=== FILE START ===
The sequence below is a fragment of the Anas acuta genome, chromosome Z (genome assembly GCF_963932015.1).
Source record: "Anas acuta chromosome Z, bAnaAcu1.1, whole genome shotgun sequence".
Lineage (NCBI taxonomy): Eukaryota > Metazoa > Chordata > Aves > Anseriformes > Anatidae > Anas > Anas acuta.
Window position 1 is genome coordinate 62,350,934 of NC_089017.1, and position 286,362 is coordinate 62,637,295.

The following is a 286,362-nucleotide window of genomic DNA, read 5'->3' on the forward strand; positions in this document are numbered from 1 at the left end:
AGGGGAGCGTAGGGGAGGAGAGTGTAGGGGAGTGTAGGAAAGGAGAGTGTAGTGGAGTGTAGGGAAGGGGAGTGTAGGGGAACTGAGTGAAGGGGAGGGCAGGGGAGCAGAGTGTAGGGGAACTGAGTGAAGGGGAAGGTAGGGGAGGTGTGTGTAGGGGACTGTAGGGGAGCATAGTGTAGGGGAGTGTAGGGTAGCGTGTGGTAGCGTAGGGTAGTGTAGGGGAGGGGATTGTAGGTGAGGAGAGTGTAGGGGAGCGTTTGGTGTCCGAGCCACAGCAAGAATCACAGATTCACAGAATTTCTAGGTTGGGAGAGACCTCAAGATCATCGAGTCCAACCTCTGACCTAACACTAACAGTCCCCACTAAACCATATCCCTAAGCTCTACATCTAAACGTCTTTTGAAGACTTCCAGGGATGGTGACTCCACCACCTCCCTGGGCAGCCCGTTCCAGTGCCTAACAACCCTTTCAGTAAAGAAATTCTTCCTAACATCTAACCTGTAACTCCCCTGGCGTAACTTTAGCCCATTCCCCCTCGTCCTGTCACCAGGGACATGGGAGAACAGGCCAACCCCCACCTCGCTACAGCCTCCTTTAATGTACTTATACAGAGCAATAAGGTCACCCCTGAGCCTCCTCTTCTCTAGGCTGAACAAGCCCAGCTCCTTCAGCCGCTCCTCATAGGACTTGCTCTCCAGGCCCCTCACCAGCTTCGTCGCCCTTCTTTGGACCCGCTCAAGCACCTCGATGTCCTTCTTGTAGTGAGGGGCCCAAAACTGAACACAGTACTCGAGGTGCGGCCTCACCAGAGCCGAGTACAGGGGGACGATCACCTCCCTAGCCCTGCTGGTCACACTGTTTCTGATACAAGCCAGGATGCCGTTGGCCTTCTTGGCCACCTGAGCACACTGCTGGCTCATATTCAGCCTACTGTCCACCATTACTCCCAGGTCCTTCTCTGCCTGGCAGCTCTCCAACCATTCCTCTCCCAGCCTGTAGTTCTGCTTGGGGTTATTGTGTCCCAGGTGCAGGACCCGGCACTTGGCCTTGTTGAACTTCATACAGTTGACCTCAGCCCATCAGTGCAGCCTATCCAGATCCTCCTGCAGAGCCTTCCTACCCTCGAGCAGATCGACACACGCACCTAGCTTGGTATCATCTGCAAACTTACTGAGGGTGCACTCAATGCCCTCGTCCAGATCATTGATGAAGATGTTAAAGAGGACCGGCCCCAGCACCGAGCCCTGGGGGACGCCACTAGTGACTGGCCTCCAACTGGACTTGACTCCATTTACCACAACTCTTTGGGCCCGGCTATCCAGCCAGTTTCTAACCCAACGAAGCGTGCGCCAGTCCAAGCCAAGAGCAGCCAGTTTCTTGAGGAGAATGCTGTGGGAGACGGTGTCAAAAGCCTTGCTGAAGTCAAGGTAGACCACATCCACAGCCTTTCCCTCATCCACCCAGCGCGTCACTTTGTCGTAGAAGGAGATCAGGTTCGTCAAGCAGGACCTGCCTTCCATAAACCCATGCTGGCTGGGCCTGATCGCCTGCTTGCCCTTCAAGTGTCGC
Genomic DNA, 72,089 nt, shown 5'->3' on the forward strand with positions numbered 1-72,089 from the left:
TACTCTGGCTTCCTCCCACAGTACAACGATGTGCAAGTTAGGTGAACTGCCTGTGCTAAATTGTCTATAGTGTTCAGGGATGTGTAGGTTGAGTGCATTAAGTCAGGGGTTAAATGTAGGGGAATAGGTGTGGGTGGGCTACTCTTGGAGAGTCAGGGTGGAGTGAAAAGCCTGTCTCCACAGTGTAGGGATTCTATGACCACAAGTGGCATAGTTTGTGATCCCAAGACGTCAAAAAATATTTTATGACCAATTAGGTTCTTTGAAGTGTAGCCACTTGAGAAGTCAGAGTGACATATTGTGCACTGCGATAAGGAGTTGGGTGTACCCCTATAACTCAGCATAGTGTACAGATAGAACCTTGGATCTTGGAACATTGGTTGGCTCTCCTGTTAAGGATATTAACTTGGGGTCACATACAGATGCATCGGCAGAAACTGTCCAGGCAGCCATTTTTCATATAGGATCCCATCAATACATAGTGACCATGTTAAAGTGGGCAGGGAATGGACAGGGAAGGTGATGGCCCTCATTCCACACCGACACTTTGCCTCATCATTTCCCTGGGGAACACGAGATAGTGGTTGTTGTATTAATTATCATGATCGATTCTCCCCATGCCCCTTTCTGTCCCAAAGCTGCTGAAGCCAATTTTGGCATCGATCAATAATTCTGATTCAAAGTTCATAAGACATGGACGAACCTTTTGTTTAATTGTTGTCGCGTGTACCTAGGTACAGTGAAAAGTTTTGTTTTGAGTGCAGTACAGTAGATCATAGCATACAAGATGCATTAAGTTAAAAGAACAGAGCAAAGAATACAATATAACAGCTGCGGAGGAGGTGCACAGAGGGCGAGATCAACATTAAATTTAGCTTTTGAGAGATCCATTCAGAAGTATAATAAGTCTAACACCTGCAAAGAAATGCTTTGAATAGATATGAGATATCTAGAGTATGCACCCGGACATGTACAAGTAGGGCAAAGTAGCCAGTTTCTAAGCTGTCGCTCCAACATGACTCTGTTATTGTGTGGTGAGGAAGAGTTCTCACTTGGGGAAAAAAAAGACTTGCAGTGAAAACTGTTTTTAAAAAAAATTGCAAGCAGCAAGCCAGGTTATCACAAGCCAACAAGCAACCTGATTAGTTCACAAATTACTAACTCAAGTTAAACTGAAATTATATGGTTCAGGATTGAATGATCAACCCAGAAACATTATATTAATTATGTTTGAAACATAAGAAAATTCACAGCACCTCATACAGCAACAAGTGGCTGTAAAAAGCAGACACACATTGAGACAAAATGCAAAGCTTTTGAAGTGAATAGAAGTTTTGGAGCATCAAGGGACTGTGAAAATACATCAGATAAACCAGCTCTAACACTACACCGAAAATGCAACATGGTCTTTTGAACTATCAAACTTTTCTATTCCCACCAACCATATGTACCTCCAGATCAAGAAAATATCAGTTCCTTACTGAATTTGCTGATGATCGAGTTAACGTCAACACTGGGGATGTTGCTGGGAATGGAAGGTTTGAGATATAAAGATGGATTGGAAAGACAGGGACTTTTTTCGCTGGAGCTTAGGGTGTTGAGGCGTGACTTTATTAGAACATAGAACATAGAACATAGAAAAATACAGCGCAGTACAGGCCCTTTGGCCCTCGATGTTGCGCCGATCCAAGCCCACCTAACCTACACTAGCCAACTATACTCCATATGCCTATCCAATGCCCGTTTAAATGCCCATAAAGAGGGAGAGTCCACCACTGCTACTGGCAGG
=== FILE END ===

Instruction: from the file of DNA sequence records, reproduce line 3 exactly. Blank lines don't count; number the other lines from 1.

Lineage (NCBI taxonomy): Eukaryota > Metazoa > Chordata > Aves > Anseriformes > Anatidae > Anas > Anas acuta.